KOTA KINABALU, Aug 21 — Political parties contesting in the Sabah State Election (PRN) have to get the support of young voters, especially those who are disappointed with the state’s political turmoil, with them having to go to polls again soon, having done so hardly three years ago.
A senior lecturer at Sabah Universiti Teknologi Mara (UiTM), Tony Paridi Bagang said the young voters felt that their votes are like a ‘commodity’ that can be traded to achieve one own’s political agenda. He does not
He does not rule out a scenario of the young voters refusing to go to the polls this time around, hence, will affect the Election Commission’s (EC) target of getting a 70 per cent voter turnout.
“Thus, this is the main challenge for the contesting parties and also the EC, to convince the voters,” he told Bernama.
The EC has set the Sabah State Election to be held on Sept 26 with nomination day on Sept 12 and Sept 22 for early voting. There are about 1.12 million registered voters in Sabah.
Bagang said the people’s concern over the Covid-19 pandemic would also have a direct impact on the state election process, especially on the number of voters who would go to the polls.
“This will also test the maturity and accountability of the people and politicians to observe the prescribed standard operating procedures (SOP), like physical distancing,” he said,
According to him, the dissolution of the Sabah State Assembly (DUN) to give way to the Sabah State Election is a ‘reset’ button to the state’s political crisis, with the impact on voters to be closely monitored by the affected political parties and leaders.
E-kelui Grab service driver Johari Napih, 25, said political instability would adversely affect the state government as the implementation of policies and initiatives, especially for the people, could not be carried out smoothly.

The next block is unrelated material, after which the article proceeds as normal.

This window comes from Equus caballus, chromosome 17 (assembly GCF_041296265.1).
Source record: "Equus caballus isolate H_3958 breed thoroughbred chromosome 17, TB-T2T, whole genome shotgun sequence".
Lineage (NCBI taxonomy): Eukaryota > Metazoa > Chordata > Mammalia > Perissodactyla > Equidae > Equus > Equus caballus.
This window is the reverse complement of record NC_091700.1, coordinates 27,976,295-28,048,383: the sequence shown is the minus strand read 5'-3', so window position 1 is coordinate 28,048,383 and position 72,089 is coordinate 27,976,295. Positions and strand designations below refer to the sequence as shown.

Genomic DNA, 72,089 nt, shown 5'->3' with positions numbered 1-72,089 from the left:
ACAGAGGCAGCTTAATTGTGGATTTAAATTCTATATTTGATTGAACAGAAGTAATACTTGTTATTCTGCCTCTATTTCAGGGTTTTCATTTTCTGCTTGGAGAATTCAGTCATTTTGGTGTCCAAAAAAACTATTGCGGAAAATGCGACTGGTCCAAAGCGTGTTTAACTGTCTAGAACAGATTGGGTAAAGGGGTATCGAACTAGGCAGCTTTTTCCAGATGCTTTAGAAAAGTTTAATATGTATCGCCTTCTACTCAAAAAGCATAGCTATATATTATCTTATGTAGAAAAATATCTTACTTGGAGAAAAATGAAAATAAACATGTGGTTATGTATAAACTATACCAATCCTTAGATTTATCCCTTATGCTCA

“The general public knows that Sabah has many ‘frogs’ (party hoppers), jumping for support here and there, resulting in the state government to become weak.
“I am fed-up with this, from the time I was very young until now, the situation has not changed. There have to be a ruling to eliminate all the ‘frogs’ (party hoppers) so that the government can work for the people,” said Johari, who is a voter in the Tempasuk state constituency in Kota Belud near here.
A delivery worker, Mohd Khairul Tazul, 24, said he is getting fed-up with the state’s politics and whether or not he would get to the polls in the coming election would depend on the candidates contesting for the Pantai Dalit state seat.
“The young voters, they look at candidates, their credibility, to decide on who to vote, and then the party they represent. If I don’t like the candidate that is fielded in my constituency, then I will not vote.
“Give chance to new young faces to become candidates,” he added.
Sabah PAS Youth Information chief Mustaman Mustain agreed with the suggestion to have new young faces to be be fielded as candidates, saying that they can give new and fresh ideas for the state’s development.
“It will be the young voters who will be the determining factor in this election,” he added. — Bernama